Limited to just 33 games with the 76ers because of the difficult-to-diagnose injury where nerves and blood vessels are constricted and ultimately shoulder movement is limited and painful, the Magic promised Fultz from the moment he was traded to the franchise that they would stand by him during the rehab process and not rush him back onto the court.
The Magic then backed up those promises with actions that showed their complete support for Fultz and his injury plight. Orlando hired famed Southern California-based physical therapist Dr. Judy Seto and had her travel with the Magic last spring when Fultz joined the team. Seto, some sports fans might remember, worked with late Lakers’ legend Kobe Bryant in the summer of 2013 when he famously battled his way back to the NBA after tearing his left Achilles’ tendon.
Throughout the summer, the Magic had physical therapist Sameer Mehta and assistant coach Steve Hetzel regularly travel alongside of Fultz – whether he was in Southern California for rehab or back in his native Upper Marlboro, Md., visiting family – to provide continuous medical and basketball support.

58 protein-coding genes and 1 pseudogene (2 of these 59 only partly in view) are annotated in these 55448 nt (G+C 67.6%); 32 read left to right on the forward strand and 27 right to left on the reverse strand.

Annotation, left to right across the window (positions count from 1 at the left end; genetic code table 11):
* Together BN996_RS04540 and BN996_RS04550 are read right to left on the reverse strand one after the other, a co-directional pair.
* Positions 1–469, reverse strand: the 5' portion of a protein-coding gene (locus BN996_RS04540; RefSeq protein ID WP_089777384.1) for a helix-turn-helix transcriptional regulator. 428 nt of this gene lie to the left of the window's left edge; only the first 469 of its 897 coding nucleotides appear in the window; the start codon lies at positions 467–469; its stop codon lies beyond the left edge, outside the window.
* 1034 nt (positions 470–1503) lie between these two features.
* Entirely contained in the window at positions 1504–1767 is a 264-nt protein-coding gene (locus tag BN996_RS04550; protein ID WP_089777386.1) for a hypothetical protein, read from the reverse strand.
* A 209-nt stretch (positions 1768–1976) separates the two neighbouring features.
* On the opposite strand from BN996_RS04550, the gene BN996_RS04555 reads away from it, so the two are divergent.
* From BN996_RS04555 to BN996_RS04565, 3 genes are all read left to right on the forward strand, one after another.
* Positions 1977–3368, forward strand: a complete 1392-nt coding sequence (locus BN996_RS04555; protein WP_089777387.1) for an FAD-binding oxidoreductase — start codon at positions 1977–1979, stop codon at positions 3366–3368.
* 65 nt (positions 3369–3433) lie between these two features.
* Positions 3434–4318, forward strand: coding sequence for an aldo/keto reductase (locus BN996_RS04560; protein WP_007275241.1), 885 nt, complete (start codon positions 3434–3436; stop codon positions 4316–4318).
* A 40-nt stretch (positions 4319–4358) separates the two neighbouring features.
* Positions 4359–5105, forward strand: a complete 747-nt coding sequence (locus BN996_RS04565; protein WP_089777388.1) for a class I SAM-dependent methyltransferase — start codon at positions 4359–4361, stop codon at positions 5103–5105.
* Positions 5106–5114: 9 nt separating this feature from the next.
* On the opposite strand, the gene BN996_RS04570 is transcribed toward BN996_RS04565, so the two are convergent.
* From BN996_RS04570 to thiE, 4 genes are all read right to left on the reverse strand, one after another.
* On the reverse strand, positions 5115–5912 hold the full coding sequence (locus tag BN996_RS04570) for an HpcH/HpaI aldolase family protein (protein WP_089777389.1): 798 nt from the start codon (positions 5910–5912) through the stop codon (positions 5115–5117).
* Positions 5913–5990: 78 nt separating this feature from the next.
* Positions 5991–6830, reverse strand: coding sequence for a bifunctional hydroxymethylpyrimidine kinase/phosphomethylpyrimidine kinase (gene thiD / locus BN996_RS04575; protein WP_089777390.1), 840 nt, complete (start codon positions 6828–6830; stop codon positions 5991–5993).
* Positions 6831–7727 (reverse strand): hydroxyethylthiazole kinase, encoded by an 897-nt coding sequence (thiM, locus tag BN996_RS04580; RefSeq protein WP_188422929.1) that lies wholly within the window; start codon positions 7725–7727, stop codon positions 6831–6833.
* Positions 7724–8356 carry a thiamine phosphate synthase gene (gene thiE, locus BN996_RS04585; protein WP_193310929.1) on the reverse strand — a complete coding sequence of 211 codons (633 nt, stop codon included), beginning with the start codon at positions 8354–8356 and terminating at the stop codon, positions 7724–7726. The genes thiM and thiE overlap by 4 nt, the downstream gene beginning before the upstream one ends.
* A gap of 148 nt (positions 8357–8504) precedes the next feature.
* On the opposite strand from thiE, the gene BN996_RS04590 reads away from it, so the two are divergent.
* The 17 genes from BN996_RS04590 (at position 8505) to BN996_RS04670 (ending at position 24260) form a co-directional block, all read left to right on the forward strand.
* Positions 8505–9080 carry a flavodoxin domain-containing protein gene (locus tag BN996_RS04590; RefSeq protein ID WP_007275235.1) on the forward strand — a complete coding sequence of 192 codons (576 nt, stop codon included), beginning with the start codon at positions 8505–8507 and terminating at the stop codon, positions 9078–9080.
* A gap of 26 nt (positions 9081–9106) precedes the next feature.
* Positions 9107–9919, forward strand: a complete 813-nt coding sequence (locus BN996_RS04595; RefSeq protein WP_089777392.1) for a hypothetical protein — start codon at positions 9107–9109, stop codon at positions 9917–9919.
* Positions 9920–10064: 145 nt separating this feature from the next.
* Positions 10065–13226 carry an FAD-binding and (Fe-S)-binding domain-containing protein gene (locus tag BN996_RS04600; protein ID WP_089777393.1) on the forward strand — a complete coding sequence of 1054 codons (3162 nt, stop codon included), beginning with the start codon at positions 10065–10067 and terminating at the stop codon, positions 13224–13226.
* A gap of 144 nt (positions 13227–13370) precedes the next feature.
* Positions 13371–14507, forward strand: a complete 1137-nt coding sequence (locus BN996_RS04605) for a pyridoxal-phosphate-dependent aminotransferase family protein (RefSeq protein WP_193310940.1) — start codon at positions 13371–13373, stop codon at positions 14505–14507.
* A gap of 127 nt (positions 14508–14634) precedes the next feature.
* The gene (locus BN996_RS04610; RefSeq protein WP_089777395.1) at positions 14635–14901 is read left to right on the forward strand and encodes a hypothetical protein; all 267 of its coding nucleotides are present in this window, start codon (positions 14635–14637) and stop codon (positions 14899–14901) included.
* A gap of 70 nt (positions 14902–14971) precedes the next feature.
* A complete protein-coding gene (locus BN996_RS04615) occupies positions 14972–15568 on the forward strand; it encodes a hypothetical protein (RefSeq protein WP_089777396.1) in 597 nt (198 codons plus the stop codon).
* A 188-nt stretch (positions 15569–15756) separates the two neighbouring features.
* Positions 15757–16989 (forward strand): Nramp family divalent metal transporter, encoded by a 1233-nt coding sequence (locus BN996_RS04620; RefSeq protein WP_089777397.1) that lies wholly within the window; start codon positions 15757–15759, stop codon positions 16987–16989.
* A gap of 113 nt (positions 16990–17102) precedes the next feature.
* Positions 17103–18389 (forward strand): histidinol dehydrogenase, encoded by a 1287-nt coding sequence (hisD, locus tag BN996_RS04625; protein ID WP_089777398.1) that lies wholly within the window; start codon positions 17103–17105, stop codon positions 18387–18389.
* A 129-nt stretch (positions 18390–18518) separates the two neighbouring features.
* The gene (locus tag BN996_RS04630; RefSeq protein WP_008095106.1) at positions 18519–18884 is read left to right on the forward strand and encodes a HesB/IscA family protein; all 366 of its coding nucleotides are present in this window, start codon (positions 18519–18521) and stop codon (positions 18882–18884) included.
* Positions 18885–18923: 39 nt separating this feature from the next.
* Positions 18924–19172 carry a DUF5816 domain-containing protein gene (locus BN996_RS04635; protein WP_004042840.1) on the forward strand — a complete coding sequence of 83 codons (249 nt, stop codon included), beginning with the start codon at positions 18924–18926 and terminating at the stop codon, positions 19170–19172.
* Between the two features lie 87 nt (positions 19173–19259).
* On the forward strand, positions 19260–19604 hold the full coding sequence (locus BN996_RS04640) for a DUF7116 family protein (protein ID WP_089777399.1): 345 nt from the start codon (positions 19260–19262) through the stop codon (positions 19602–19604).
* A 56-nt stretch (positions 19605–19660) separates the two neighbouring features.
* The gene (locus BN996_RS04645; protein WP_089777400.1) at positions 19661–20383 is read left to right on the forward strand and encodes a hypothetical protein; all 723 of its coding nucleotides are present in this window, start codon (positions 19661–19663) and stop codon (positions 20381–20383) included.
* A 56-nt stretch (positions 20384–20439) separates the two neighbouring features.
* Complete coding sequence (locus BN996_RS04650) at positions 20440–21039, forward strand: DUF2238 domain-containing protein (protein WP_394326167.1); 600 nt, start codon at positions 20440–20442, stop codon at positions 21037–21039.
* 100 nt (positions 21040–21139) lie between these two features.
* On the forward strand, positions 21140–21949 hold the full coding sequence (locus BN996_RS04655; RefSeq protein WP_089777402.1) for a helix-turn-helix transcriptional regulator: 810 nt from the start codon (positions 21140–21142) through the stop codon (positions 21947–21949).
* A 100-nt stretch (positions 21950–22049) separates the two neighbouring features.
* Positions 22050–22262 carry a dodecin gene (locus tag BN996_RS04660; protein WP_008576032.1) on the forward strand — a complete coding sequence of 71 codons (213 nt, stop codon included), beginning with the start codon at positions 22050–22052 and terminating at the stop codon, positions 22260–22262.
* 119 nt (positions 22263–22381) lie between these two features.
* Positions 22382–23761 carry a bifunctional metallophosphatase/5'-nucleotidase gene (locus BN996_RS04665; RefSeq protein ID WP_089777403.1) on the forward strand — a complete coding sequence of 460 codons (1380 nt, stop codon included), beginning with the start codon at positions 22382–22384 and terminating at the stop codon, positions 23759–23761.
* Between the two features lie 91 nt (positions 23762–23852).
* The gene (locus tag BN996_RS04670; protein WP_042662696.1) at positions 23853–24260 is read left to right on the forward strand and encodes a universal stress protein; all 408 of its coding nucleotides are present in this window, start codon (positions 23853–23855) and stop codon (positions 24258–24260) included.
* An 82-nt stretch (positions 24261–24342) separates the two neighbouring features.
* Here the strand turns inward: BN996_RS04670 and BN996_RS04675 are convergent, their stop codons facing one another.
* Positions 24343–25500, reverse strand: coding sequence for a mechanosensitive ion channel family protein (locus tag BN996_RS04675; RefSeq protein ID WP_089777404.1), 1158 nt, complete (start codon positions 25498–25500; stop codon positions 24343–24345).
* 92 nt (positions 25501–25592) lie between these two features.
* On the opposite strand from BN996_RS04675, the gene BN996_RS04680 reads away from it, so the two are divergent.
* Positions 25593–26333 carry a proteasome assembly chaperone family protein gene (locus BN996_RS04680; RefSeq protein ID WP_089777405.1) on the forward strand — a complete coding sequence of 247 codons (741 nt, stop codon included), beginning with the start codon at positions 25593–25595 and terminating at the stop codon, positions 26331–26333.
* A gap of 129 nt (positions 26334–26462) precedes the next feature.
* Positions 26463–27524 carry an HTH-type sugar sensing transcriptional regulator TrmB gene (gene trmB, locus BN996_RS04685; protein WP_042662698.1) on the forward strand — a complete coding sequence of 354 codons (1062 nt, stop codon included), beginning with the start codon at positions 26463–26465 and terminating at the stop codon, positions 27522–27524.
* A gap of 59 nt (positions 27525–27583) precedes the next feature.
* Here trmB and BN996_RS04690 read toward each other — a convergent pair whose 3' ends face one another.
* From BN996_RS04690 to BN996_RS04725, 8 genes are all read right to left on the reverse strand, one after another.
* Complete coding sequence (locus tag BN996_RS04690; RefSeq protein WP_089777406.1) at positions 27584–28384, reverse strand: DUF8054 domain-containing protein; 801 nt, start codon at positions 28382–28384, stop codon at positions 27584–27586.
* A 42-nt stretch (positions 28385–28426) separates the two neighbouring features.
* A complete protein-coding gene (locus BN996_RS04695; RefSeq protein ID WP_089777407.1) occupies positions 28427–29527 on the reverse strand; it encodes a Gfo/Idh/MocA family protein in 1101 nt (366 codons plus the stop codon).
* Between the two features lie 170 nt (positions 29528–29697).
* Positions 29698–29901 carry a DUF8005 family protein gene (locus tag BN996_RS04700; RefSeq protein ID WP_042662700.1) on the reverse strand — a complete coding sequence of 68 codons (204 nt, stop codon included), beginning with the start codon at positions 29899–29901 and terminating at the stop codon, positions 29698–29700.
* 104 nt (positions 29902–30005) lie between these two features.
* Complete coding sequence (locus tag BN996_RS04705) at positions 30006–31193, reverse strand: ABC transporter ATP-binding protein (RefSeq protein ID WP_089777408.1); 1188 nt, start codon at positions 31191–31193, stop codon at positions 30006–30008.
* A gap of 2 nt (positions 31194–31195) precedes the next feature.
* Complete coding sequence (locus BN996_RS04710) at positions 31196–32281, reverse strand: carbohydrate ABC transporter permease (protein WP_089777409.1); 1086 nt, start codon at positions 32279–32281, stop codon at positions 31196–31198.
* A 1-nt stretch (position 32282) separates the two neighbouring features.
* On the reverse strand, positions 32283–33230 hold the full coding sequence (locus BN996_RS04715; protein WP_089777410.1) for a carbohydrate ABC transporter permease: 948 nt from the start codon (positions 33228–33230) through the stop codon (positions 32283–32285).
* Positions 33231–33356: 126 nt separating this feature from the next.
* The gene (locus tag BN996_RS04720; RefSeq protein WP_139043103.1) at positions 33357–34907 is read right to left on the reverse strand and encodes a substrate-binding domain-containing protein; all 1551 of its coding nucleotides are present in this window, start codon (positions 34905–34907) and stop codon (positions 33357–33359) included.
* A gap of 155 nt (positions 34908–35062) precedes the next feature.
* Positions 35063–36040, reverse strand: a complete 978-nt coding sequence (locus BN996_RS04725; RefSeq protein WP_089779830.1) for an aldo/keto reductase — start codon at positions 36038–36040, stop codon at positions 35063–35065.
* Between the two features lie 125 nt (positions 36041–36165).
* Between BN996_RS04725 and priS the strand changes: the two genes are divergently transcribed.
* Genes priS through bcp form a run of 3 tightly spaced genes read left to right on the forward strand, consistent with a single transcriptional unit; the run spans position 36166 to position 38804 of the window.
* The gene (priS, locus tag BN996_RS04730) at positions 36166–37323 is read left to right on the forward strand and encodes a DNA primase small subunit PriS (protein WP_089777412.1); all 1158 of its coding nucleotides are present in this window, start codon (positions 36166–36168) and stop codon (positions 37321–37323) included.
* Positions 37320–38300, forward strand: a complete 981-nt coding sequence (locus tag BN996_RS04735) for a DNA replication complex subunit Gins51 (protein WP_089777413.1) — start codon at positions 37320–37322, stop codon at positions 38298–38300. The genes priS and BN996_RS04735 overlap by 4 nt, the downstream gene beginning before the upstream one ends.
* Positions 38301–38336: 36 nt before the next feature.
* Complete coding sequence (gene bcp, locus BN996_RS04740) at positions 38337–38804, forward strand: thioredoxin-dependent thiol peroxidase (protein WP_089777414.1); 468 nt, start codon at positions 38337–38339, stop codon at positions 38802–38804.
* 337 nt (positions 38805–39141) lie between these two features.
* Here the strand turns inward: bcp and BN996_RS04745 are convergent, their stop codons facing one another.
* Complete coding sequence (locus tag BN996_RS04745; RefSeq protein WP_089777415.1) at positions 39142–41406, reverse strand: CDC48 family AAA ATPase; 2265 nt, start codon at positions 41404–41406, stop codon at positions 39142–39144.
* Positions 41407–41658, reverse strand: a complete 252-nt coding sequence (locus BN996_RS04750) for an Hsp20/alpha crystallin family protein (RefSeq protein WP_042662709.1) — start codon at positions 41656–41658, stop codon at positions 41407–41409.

Looking back on it, Fultz said the persistent patience that the Magic exhibited and their support for him made all the difference in helping him fully recover from his shoulder injury. He said he considers himself incredibly fortunate to have gotten a ``fresh start’’ with the Magic.
``(The trade) was huge, and for me, it was another opportunity and a fresh start with unfamiliar faces and a chance to leave a new impression,’’ said Fultz, whose Magic will face reigning MVP Giannis Antetokounmpo and the East-leading Milwaukee Bucks (44-7) on Saturday afternoon (5 p.m.) at the Amway Center. ``For me, (the trade to Orlando) was a blessing. I’m extremely grateful for it and I think I show it every time I step out on the floor, trying to play as hard as I can. I appreciate the opportunity because you never know when (basketball) is going to end, what could happen or that you’d move on to another team. But, again, I’m just thankful and I’m blessed.’’